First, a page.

Two new RCTs address surgery for herniated disk and spondylolisthesis:
Dutch researchers randomized 283 patients with 6 to 12 weeks of severe sciatica secondary to a herniated lumbar disk to either early microdiscectomy (within 2 weeks of randomization) or conservative treatment. Eighty-nine percent of those randomized to surgery actually underwent the procedure, and 39% of those randomized to conservative
treatment crossed over to surgery during the first year. From about 4 weeks to 12 weeks, patients in the surgical group improved faster than those in the nonsurgical group on scores for disability, leg pain, and back pain
A U.S. study examined a different problem — lumbar degenerative spondylolisthesis with spinal stenosis, causing neurogenic claudication or radicular pain. About 300 patients (mean age, 66) were randomized to surgery (posterior decompressive laminectomy with fusion) or no surgery. At
1 year, about 40% of patients in each group had crossed over to the other treatment. In intention-to-treat analyses, the groups did not differ in disability, pain, and function at 2 years. The researchers also compared patients who actually underwent surgery and those who did not. For this as-treated analysis, the randomized cohort was combined with 303 observed patients who declined randomization. Surgical patients had significantly better 2-year outcomes than nonsurgical patients, after adjusting for baseline differences between groups.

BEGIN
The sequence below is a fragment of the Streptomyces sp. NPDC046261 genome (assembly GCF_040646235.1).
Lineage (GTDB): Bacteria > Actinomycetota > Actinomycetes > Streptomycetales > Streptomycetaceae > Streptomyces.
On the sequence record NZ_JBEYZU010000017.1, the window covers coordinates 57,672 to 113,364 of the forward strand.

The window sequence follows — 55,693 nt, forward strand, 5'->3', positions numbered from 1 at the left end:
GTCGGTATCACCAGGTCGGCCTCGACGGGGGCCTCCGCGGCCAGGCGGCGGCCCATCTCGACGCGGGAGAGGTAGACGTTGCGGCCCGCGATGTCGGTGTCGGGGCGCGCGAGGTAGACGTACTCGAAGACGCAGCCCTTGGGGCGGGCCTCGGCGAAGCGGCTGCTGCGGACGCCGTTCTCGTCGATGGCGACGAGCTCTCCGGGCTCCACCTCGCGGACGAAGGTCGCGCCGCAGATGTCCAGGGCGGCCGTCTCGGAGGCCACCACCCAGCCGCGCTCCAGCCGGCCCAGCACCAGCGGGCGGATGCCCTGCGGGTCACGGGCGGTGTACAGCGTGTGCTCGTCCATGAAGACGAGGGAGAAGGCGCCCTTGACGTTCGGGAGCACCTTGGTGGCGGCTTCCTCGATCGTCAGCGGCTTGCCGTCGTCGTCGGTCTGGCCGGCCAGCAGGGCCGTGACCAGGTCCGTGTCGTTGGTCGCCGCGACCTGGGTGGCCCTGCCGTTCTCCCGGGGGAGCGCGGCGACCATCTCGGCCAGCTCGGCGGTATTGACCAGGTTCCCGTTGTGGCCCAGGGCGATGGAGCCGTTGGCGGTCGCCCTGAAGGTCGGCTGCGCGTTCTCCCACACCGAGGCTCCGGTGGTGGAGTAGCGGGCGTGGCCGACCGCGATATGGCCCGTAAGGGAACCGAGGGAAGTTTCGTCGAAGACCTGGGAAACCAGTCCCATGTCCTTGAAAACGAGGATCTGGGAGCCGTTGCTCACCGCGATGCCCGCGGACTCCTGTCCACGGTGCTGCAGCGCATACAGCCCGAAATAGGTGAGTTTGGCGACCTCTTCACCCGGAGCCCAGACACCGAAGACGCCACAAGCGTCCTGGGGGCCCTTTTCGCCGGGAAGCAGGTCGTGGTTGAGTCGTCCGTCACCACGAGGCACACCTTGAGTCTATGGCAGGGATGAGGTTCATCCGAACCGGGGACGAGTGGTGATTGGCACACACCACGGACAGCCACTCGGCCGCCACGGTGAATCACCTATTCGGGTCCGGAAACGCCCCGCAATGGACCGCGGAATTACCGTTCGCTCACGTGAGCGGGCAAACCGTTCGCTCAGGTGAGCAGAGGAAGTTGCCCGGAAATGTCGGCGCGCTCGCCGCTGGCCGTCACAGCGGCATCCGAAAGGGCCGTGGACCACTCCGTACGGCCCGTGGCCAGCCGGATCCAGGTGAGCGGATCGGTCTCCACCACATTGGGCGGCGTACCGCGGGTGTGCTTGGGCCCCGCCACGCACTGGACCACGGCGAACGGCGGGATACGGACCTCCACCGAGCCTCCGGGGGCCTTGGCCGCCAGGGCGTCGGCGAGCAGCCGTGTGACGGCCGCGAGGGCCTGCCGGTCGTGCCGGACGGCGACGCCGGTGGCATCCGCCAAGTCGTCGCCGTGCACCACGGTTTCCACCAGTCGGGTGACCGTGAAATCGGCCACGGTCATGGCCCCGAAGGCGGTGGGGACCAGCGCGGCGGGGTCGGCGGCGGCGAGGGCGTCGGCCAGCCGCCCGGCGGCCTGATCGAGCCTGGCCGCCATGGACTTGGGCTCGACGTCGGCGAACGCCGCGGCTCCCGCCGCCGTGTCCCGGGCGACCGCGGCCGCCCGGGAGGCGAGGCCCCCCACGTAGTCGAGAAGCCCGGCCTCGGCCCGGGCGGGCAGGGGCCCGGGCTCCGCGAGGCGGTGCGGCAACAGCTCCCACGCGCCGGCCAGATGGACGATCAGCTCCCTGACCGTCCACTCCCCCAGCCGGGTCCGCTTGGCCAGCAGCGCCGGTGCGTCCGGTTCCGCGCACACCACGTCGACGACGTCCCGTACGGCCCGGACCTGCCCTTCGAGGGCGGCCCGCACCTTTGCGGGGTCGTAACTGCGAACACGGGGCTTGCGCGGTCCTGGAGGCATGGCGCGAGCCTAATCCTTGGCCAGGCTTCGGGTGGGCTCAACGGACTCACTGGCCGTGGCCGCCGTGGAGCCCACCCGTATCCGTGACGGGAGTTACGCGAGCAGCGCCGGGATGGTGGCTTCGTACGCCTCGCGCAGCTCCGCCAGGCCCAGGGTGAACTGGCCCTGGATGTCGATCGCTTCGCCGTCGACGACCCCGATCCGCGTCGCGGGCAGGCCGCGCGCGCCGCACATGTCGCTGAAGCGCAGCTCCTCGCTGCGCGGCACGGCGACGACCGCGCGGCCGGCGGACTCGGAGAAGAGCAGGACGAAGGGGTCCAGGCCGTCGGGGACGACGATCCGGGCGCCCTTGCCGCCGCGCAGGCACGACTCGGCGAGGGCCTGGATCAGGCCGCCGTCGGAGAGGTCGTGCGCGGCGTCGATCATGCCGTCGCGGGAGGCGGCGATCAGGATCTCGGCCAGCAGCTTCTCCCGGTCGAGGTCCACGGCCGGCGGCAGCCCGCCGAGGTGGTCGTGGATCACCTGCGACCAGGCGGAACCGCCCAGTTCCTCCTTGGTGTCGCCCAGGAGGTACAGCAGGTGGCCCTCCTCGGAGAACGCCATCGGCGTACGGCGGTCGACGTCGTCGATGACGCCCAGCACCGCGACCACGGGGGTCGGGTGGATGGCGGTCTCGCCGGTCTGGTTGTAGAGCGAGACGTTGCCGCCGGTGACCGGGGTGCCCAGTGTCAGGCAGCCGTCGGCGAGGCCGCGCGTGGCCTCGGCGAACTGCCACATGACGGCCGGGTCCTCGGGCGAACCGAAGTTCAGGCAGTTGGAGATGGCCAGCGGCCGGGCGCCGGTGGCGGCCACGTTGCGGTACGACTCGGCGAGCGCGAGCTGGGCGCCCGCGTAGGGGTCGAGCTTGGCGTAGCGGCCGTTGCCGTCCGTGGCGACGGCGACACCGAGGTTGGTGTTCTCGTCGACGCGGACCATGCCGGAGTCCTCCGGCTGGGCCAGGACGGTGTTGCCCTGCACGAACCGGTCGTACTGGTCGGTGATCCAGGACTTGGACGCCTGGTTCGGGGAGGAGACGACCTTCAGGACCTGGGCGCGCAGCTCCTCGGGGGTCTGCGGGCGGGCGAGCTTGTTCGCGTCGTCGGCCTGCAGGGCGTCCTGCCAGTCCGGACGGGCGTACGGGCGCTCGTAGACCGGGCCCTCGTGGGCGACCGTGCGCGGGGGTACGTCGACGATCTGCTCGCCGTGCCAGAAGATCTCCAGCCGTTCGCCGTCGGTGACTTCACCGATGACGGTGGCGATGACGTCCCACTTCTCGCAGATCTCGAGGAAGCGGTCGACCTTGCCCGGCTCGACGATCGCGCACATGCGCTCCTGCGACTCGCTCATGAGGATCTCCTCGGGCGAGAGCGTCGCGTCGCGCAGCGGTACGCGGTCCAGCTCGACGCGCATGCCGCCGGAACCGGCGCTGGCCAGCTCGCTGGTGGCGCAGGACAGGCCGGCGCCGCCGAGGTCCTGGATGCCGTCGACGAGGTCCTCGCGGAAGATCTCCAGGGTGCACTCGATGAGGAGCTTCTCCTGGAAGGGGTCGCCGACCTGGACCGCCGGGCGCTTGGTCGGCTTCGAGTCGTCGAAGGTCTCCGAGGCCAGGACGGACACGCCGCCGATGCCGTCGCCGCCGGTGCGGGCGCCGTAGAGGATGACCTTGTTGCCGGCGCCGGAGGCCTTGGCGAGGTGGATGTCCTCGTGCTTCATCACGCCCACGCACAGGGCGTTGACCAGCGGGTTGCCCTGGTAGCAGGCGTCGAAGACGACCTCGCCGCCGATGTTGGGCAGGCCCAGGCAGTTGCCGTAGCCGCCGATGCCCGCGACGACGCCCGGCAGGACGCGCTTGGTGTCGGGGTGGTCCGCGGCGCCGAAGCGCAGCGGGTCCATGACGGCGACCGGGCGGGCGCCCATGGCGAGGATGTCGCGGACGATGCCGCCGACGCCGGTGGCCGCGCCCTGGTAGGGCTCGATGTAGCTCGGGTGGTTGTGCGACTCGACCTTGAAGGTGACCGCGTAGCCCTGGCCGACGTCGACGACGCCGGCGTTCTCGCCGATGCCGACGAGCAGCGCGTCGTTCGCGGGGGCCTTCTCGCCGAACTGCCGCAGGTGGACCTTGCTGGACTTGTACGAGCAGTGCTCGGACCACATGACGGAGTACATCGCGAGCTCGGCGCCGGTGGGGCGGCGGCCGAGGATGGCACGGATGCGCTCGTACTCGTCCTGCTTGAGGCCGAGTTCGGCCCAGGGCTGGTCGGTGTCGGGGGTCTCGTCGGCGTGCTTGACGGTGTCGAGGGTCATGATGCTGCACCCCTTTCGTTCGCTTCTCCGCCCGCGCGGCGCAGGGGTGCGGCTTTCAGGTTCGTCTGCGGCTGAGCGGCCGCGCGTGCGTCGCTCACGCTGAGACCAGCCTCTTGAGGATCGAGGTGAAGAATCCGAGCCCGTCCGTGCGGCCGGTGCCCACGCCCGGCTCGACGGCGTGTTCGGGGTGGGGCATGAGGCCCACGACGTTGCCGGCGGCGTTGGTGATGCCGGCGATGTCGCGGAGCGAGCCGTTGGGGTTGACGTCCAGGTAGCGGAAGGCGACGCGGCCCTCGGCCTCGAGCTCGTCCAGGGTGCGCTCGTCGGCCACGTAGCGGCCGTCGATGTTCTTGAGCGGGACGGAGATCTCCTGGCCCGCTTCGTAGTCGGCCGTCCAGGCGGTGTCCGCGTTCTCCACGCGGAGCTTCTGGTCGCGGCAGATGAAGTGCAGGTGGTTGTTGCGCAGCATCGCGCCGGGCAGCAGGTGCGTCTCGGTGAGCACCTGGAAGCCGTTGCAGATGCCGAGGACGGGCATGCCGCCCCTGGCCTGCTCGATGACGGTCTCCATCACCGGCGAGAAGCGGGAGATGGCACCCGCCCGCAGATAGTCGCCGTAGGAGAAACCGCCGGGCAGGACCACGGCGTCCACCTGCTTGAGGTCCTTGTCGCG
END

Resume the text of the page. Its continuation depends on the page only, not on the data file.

DISCUSSION: The herniated disk study supports the conventional wisdom regarding sciatica caused by a lumbar disk: Early surgery is associated with quicker recovery, but 1-year outcomes are similar to outcomes in patients who begin with conservative treatment and undergo surgery only if
symptoms do not improve. Interpretation of the study of symptomatic degenerative spondylolisthesis with spinal stenosis is more complex because of the high crossover rate in both groups. Surgery appears more favorable than a nonoperative approach, but this conclusion rests upon an as-treated analysis, which reintroduces some of the confoundings that randomization avoids.
Surgery for low back pain simply isn’t worth the stress, effort, expense, and sacrifice.
If you can walk, it means your legs are adequately powered by the nerves coming from your low back (lumbosacral plexus), and therefore you don’t need surgery right now.
If you don’t need surgery right now, we can help you for low back pain:
1. spinal alignment and balancing, featuring acupuncture, manual therapy, and corrective realignment therapy
2. medical diagnostic workup- with emphasis on causes of inflammation
3. Prolotherapy/regenerative treatment of the ligaments of the low back
4. medical yoga
(1 -> 4 in consecutive order)